difference between 32 bit and 64 bit applications

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Haha, good one..

anyway, here's my input on your question, as far as i know its just the difference in how memory will be handled.. i'll try and explain below, but keep in mind this is just my opinion and i suggest looking into it more on your own or waiting for someone who knows more on the subject to come along...

ok, so 32bit is the old and current standard, for now anyway, but it was set as the standard assuming that 4G of memory would be sufficient enough to handle everything we needed, but its really only ment to handle the load of 4G of memory max, however It's pretty apparent how fast technology is advancing these days and we are quickly come up on that 4G memory limit, so 64bit was born, this is just a newer way of handeling memory of up to 16G's, so now or in the near future, whomever needs this tupe of memory load can put it to use..

This is a step forward is it handles more memory, or even the same ammount at a faster rate, but not all software is compatible with 64bit at the moment, so i presume that when the rest of the digital world catches up and begins to impliment 64bit capability into their products and software it will become the new standard.

but its not to much to worry about, at the moment i'm on a notebook computer with an AMD Athlon x2 64bit processor, but still only running a 32bit OS.

A good way to think about it is, if you bought the current design of the Dell E520 desktop computer with 2G's of ram, that computer has two more slots to place ram in, and since we currently have ram setups with 2G's or even more on a single stick, you could easily load 8G's of ram into that machine, bit if your still running a 32bit processor, then its only going to utilize 4G's of the ram at most, so you just wasted your money on the other 4G's of ram the computer can't handle, but if you had a 64bit process it would be able to use all 8G's, or even up to 16G's of ram.

anyway, maybe someone who is a little more knowledgeable will swing through long enough to point out any of my mistakes and set everything straight and clear..
 
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The difference is not memory, it is the processor's word bandwidth - i.e. in a 32-bit processor, the processor processes words 32 bits-at-a time, and in a 64-bit processor, the processor processes words 64 bits-at-a-time. Internally, in the processor, it means that the processor pipeline is either 32 bits or 64 bits wide and the architecture built likewise to accomodate the difference - i.e. a 32-bit architecture cannot process a 64 bit word, however, a 64-bit architecture can process two 32-bit words together and with the proper configuration, even separately.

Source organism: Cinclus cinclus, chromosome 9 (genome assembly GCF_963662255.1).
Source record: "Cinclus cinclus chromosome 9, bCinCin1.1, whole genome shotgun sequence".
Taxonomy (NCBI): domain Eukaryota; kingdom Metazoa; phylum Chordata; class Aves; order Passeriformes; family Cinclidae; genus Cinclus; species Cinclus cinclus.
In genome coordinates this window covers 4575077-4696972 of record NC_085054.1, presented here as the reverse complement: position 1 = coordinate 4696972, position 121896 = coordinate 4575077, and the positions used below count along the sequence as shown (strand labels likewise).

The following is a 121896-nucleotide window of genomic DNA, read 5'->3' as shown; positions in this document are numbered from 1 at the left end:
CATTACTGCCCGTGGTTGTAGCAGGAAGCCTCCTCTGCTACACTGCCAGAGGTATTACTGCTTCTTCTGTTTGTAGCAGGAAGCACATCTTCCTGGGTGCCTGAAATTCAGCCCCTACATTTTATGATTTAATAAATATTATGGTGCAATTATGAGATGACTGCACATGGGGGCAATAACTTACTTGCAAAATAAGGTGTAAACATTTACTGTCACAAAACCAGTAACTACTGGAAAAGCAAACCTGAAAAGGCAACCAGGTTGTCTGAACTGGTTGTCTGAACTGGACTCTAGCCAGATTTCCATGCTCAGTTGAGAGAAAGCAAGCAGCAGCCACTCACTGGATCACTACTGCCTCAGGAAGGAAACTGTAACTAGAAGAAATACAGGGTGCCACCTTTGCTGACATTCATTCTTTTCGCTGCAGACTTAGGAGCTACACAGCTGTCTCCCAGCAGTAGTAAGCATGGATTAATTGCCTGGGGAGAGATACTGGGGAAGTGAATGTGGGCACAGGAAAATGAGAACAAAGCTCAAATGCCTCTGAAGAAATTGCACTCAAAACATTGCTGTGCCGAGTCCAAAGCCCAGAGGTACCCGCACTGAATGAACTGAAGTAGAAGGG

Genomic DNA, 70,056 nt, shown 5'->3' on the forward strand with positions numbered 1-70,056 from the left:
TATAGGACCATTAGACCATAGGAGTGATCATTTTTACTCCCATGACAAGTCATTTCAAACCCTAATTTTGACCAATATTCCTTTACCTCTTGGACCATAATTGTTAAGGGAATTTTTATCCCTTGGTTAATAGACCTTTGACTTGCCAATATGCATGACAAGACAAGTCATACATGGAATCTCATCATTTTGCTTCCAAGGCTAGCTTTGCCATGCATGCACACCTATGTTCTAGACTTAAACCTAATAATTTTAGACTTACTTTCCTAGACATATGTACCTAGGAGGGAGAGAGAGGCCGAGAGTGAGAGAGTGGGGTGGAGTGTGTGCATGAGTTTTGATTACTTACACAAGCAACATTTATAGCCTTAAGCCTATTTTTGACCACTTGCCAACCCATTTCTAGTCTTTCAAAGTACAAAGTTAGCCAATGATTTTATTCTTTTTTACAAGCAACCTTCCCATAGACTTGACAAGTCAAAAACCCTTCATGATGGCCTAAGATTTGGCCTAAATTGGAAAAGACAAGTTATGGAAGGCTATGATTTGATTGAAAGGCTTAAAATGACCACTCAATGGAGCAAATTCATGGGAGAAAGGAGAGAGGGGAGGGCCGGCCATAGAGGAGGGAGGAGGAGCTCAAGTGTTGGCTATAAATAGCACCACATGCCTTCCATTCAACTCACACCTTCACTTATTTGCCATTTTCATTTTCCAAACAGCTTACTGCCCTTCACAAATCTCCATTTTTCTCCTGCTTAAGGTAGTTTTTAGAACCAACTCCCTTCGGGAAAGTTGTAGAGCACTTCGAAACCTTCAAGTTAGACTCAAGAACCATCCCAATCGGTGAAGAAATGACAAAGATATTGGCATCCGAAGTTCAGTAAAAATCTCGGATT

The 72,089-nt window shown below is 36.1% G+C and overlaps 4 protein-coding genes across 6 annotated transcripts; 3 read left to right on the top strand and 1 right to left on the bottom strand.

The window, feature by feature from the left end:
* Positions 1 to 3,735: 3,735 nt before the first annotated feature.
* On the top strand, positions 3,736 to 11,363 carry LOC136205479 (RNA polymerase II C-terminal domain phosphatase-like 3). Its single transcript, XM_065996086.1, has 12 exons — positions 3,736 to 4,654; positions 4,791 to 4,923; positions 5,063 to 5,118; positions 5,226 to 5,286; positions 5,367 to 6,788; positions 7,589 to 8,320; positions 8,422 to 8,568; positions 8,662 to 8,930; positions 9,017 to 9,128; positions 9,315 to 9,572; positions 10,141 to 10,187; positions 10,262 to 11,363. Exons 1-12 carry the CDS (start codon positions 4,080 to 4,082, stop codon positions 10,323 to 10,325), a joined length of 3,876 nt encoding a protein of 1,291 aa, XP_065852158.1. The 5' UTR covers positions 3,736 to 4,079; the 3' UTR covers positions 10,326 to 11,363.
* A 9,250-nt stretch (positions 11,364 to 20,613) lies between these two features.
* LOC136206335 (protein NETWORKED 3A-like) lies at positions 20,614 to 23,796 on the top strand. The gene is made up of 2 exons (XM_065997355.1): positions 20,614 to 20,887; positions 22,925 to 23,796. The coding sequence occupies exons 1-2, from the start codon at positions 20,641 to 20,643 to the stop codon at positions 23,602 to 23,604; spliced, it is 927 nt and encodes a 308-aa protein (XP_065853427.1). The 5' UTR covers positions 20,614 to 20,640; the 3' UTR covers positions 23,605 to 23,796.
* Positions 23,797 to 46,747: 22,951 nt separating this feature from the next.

This all means that, indeed, the difference in word size is 32 bits!

The effect is that libraries and executables alike must be of the same kind as the processor. Even the include files for compilation will be different because they will specify the size of a word at some level as either 32 or 64 bits.

-- Tom

P.S. What Codiah said is true, but misses the point. So, if properly configured, a 64-bit system can execute a 32-bit compiled application with the proper libraries in place, however, a 64-bit compiled application can never run on a 32-bit computer. Also, I would expect a 64-bit compiled application to take up more memory space than a 32-bit compiled application.
 
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Thanks lotuseclat79, Well there you have it, i think that covers just about everything... even i got to learn something....
 

tomdkat

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Good explanation, Tom. I would also add that 64-bit CPU architectures have been around for a long time although they are relatively new to the desktop computing arena.

Peace...
 
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I would like to add that some cpu architectures (Most notably Intels x86) are backward compatible to support 16 bit and 32 bit operating modes. Because of this, you need a 64 bit compatible operating system in order to utilize the 64 bit functionality of the cpu architecture. Else, you can have a 64 bit cpu but still running in 32 bit mode.

I am uncertain if this applies to other cpu architectures as well.
 
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